So that’s why it’s called a road bike

I went out on my bike on Monday evening, and managed to fall off, embarrassingly.

So when I went out today for a nice cycle (Lisburn and back, 25 miles), I was a little more wary, and paid a bit more attention to what I was doing. And so now I think I understand what went wrong. Like a teenager going too fast in a sports car on twisty country roads, my new road bike is a bit too fast for twisty pedestrian paths.

This conclusion came as a bit of a surprise to me, I have to admit. But it turns out that my road bike can go from nought to quite fast for a bike without me having to try very hard. So I was simply going too fast to turn the corner when I came off on Monday. This never happened before on my mountain bike, because it took more effort to reach a decent speed.

So it’s much easier to ride on a road, and I guess that’s why it’s called a road bike.


6 Responses to “So that’s why it’s called a road bike”

  1. Phil Says:

    I’m glad you now understand why I have several different bikes. 1 for the roads 1 for off-road and 1 for what lies somewhere in-between, (also known as Belfast city streets)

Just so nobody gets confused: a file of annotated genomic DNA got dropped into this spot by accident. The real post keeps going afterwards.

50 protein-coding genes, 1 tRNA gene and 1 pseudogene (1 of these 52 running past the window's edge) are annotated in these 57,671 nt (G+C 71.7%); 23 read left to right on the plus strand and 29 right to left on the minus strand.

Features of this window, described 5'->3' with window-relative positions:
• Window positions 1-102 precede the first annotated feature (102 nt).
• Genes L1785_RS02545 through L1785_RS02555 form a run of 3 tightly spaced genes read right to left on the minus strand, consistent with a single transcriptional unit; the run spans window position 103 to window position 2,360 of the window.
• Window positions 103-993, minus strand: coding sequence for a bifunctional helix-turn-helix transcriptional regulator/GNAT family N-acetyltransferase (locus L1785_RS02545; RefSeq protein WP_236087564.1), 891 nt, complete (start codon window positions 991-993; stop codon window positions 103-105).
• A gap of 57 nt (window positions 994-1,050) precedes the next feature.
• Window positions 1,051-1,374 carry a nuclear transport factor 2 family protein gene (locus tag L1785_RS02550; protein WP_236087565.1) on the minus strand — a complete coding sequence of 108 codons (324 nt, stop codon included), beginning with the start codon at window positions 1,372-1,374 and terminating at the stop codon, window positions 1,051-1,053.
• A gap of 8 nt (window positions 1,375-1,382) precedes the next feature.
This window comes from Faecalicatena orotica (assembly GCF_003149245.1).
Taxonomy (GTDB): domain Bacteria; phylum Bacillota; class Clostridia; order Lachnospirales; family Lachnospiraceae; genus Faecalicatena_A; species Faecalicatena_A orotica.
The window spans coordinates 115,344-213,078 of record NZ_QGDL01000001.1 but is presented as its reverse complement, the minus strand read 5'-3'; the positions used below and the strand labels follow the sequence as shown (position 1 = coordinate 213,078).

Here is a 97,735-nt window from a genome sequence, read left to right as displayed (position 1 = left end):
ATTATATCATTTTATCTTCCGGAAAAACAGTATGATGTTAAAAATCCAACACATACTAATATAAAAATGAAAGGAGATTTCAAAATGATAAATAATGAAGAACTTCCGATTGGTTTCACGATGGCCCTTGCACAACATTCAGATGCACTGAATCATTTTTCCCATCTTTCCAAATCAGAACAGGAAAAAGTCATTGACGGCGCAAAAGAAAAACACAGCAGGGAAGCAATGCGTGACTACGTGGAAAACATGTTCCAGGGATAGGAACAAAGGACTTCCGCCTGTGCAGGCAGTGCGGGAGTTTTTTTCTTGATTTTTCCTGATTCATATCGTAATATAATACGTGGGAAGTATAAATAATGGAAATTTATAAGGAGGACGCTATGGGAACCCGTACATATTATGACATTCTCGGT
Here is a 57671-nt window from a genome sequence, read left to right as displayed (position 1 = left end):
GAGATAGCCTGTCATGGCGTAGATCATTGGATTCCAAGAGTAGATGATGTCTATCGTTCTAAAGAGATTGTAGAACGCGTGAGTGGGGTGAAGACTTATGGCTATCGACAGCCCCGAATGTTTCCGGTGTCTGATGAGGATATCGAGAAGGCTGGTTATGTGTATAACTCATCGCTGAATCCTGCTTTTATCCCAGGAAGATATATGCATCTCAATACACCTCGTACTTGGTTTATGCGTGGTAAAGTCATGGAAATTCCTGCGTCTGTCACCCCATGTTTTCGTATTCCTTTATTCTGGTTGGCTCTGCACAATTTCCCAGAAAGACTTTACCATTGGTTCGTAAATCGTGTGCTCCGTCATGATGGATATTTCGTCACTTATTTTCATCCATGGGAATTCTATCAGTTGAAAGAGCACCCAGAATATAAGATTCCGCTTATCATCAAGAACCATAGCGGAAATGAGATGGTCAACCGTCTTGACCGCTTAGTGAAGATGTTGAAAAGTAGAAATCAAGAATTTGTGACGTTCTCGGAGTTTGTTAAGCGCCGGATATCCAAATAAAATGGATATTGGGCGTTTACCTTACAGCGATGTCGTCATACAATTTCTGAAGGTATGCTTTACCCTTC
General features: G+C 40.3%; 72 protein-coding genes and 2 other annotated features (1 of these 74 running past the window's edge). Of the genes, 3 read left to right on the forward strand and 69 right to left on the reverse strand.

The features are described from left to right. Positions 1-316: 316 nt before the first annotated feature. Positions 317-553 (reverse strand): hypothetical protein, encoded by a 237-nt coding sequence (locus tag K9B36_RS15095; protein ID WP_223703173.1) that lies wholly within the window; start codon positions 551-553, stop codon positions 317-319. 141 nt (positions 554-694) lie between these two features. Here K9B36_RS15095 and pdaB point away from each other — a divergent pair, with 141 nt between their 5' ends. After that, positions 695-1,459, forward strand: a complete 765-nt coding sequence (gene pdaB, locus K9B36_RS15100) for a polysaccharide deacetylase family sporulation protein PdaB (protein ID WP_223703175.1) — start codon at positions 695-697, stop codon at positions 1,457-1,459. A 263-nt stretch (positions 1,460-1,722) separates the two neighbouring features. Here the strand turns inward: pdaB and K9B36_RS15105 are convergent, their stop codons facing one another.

2. John Girvin Says:

    I know all too well from my own painful (and recent) experience that road bikes and off road paths do not play well together. Stick to the tarmac, and try to keep it rubber side down.

  3. Niall Says:

    So you got a new bike then! What did you go for? I had planned to replace, but with all the work on the house it’s now not going to happen 🙁 Maybe next year!

  4. Norwin Says:

    Niall – I got myself a Trek 1.2. I like it.
    I went out this evening for a cycle, and managed an average speed of 16.9mph to Bangor and back on a 26 mile cycle.
    It really does work much better on the road.

  5. Geoff! Says:

    Did you not get a ママチャリ? Shame… 😉

  6. Niall Says:

    Wow – a 1.2 litre engine. Sounds like fun 🙂